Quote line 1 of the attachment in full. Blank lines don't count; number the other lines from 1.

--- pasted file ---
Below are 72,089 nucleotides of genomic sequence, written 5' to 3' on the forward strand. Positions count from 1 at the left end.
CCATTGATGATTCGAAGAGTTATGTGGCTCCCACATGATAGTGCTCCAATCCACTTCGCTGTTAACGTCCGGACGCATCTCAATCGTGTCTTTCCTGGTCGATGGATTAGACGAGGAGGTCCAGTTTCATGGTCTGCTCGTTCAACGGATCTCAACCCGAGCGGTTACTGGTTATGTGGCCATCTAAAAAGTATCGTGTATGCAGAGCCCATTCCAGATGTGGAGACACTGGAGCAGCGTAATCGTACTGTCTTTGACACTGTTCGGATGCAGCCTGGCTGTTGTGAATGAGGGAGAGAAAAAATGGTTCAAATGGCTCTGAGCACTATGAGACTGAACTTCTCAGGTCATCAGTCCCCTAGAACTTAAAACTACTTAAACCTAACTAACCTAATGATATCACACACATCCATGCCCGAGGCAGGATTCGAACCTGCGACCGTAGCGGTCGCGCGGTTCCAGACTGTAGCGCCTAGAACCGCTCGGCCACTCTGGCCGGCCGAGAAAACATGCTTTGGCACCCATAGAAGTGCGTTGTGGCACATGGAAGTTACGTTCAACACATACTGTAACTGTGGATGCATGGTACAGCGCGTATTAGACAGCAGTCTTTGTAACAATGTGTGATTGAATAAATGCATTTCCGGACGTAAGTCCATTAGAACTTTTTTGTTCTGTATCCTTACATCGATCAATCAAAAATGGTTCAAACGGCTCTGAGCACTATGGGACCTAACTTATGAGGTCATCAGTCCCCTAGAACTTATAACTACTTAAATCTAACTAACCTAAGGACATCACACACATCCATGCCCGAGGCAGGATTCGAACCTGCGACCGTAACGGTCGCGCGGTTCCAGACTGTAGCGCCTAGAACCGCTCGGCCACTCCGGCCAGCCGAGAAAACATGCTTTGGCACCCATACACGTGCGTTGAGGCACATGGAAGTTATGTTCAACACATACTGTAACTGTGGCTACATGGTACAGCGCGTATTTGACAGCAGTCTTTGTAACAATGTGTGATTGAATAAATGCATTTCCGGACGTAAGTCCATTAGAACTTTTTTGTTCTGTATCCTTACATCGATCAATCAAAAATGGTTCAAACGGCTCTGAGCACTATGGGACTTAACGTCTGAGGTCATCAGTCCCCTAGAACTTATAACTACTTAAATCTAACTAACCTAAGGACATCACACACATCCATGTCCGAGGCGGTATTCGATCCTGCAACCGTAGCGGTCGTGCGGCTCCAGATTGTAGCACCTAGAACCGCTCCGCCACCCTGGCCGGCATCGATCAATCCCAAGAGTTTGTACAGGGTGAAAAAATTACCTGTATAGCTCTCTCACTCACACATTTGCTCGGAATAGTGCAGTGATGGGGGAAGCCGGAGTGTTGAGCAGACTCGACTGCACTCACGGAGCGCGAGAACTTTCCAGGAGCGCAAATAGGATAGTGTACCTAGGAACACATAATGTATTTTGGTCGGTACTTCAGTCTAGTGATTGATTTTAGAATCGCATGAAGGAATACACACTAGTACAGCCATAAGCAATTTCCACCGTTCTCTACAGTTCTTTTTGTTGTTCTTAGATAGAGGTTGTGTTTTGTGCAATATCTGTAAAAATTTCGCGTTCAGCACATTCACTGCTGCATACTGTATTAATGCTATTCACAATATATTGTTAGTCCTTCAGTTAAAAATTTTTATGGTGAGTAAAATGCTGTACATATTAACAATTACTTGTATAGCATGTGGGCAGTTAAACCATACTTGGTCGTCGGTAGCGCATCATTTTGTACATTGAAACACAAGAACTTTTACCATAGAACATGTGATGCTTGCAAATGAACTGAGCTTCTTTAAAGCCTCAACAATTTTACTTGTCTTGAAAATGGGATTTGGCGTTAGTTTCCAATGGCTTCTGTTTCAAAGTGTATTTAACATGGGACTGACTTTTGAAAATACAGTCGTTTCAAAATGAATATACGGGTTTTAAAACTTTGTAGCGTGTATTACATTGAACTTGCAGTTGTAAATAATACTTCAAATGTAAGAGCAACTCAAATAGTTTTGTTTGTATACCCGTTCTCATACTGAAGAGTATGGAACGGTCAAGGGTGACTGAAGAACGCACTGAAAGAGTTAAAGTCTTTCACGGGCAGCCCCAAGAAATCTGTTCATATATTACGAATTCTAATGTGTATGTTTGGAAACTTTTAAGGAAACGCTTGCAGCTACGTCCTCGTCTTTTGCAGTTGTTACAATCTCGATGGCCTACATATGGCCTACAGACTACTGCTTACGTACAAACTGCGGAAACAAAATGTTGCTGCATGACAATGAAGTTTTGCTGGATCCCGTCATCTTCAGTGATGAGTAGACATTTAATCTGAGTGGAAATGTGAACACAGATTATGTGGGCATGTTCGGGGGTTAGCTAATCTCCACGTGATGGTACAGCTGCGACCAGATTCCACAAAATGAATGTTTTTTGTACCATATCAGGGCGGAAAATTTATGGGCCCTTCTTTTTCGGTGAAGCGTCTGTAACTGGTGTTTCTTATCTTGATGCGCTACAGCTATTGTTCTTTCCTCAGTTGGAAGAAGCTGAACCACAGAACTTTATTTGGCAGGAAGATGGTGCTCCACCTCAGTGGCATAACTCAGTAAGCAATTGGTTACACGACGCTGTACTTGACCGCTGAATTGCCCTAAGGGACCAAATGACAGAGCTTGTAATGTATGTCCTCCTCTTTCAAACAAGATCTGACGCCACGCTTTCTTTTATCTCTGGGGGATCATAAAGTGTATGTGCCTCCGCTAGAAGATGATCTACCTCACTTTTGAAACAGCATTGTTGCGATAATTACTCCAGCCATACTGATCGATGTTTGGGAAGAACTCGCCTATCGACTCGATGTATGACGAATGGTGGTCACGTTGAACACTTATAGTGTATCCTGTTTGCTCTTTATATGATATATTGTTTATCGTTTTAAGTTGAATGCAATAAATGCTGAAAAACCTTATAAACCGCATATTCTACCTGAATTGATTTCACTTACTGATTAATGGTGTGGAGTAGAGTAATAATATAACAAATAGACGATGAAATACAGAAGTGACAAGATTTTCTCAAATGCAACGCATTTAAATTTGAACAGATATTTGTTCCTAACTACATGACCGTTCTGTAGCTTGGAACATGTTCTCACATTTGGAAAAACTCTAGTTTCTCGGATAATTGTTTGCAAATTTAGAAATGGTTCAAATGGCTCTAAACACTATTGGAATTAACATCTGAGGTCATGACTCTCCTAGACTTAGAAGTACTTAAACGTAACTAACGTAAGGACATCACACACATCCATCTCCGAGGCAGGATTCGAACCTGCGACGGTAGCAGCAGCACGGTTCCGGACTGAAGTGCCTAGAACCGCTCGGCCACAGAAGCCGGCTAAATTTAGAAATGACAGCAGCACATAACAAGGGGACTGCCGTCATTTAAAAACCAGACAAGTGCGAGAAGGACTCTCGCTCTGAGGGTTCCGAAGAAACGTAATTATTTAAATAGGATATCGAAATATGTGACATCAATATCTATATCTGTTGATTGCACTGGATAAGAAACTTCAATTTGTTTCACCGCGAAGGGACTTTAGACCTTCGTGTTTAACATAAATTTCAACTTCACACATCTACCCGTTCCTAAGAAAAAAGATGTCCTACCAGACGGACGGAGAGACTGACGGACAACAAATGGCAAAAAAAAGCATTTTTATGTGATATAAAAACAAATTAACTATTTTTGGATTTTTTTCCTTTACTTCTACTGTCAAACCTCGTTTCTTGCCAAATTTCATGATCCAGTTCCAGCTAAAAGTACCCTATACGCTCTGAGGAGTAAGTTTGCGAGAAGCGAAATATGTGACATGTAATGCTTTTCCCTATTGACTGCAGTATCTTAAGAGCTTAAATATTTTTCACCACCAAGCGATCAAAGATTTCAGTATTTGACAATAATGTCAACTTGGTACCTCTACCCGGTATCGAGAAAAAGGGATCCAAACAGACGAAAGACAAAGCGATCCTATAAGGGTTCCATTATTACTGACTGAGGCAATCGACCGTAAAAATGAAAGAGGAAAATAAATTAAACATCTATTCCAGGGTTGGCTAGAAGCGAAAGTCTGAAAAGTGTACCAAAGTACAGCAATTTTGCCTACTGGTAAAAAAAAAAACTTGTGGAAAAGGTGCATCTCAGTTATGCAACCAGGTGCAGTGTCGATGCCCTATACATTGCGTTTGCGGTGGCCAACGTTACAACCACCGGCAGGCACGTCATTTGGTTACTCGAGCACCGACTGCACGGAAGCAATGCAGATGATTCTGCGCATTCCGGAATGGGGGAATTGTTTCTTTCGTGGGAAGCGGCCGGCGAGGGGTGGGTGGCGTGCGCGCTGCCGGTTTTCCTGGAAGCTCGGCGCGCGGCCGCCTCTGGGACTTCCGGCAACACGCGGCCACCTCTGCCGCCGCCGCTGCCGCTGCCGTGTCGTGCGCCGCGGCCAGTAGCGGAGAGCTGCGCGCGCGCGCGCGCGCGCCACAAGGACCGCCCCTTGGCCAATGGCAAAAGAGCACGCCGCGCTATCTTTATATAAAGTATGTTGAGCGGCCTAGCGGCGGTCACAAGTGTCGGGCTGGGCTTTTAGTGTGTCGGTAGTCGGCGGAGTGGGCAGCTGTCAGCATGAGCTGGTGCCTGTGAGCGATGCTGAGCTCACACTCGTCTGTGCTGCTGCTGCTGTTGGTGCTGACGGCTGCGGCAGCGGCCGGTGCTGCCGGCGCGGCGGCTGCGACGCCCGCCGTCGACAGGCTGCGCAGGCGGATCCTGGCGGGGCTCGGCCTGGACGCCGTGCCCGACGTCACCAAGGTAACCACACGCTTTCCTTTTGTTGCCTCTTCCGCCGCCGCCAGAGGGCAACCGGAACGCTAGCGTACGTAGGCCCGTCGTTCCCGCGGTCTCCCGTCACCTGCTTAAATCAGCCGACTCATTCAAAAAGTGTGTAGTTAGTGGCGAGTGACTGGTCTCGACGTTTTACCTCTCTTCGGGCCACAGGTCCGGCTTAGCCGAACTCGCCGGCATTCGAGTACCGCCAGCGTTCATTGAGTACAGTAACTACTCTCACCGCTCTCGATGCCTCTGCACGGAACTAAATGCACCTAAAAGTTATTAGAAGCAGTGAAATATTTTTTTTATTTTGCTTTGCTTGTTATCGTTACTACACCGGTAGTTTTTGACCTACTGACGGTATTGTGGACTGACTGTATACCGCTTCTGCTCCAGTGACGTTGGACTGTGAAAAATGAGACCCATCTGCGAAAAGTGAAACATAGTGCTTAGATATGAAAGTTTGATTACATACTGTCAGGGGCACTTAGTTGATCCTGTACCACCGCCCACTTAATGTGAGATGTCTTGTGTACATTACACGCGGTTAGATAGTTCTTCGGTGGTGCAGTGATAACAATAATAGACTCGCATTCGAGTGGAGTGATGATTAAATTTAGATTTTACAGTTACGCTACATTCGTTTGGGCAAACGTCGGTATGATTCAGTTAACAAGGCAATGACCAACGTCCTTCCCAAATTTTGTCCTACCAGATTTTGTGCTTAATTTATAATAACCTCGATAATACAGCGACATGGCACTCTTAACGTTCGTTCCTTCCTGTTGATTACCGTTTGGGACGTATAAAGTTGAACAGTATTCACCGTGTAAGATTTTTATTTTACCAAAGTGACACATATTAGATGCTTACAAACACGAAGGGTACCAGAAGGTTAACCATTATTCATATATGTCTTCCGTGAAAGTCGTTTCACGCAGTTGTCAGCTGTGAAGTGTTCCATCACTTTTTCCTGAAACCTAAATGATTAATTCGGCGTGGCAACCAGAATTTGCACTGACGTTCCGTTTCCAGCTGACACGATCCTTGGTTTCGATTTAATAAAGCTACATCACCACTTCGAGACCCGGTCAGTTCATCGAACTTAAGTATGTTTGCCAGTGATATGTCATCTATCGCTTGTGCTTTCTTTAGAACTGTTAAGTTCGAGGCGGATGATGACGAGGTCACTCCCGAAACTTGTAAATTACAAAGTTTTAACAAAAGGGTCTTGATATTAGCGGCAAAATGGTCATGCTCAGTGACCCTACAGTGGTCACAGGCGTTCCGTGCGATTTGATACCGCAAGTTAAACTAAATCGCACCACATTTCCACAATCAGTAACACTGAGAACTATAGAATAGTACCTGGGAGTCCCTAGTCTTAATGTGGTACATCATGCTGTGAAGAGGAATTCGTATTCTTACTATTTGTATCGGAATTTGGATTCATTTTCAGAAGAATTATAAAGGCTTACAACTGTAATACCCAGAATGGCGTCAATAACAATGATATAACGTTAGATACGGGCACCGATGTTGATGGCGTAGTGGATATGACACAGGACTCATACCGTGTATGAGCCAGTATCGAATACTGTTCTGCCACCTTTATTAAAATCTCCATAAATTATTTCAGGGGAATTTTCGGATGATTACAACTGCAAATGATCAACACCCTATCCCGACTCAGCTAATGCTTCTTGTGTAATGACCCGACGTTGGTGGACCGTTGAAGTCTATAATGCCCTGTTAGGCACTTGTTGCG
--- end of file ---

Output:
Below are 72,089 nucleotides of genomic sequence, written 5' to 3' on the forward strand. Positions count from 1 at the left end.